While working mothers often take on a major portion of housework and child care, that burden has grown exponentially since the pandemic began. Moms are three times as likely as dads to shoulder the lion's share of the family workload, according to Lean In's 2020 Women in the Workplace report.
Lean In also reveals that mothers are twice as likely as fathers to worry that their performance will be viewed negatively because of their caregiving responsibilities. As a result, three in ten working moms think about downshifting their careers or quitting altogether.
Some companies are trying to be responsive to these increasing stresses and demands on female workers. For example, Facebook and Twitter have announced that they will allow employees to work from home permanently and other companies have tried to offer more flexible work arrangements.
But many women are discovering that working from home or having flexible work arrangements doesn't automatically solve the work/life conundrum because women often face a larger domestic burden when the amount of time they spend at home increases.
For mothers, there is the added stress of trying to work productively while supervising children who are quarantined at home or attending school virtually during the pandemic.
Despite the challenges, working from home or having a flexible schedule is still a desirable option for many women. But in order to make it work professionally and personally, it's important to set parameters with your employer:
- Set a schedule. If you say you're going to end work at 5 p.m. each day, then do it. If you start to fudge on those hours, before you know it, later hours will become the expectation. It's also important to set times during your day — such as lunchtime — to spend time with your family and attend to their needs. Ask a trusted work colleague or a family member to hold you accountable and make sure you stick to your schedule.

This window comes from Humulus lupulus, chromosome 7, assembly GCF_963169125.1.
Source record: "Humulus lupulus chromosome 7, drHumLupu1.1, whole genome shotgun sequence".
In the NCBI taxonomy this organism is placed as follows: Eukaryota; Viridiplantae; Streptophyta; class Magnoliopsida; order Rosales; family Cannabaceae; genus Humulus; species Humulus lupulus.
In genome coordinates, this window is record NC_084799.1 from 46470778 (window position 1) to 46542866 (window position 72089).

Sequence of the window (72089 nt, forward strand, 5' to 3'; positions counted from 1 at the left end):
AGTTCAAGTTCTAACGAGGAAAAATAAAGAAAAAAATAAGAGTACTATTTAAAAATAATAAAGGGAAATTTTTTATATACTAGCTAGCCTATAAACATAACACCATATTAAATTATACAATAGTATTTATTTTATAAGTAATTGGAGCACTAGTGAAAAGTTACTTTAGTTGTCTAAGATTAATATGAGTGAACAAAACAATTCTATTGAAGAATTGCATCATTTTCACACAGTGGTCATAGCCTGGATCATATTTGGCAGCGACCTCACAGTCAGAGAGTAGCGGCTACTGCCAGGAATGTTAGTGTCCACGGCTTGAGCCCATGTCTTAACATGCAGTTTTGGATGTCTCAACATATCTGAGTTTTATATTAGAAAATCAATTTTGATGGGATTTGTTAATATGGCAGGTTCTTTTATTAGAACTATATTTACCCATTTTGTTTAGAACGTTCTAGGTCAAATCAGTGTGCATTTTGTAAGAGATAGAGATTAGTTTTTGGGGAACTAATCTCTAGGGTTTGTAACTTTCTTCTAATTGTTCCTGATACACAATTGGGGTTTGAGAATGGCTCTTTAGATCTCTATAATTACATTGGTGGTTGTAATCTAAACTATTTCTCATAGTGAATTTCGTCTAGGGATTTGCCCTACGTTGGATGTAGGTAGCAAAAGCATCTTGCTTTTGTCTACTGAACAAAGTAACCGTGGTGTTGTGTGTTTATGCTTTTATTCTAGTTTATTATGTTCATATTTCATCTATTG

- Communicate often. It's a good idea to send texts, Slack messages or emails to others about when you'll be offline, especially if they're expecting input from you on a project or have an upcoming deadline. Make sure any internal office calendar records your schedule and upcoming work commitments, such as Zoom meetings.
- Be dependable. Set a few office hours each day when you'll be available via phone or Zoom so that it's easy for colleagues or the boss to reach you. This will help ensure that you're not getting calls or emails at odd hours because colleagues can't find you during the day.
- Mark your territory. Having a dedicated work space is critical if you are going to draw a line between your work and home life. Using a laptop on your bed, for example, provides the temptation to edit a report or check email before going to sleep. Instead, set up a work space that you can "shut down" at the end of your day and don't "enter" until the next day begins. This is possible, even in a small space.
- Embrace your work mojo. Everyone has something that gets them in the zone for work. Whether it's exercising early in the morning, doing your hair and makeup, dressing professionally, or listening to certain music or podcasts, these rituals are important to maintain, even when you are working from home. The same goes for the end of the day — embrace the rituals that signal your day is done, such as taking your dog for a walk or doing yoga.
Even before Covid-19 reared its head, women were trying to juggle the demands of their work and home life, and that burden has only increased with the pandemic. It's more important than ever that women learn to set boundaries to find a healthy balance in their lives.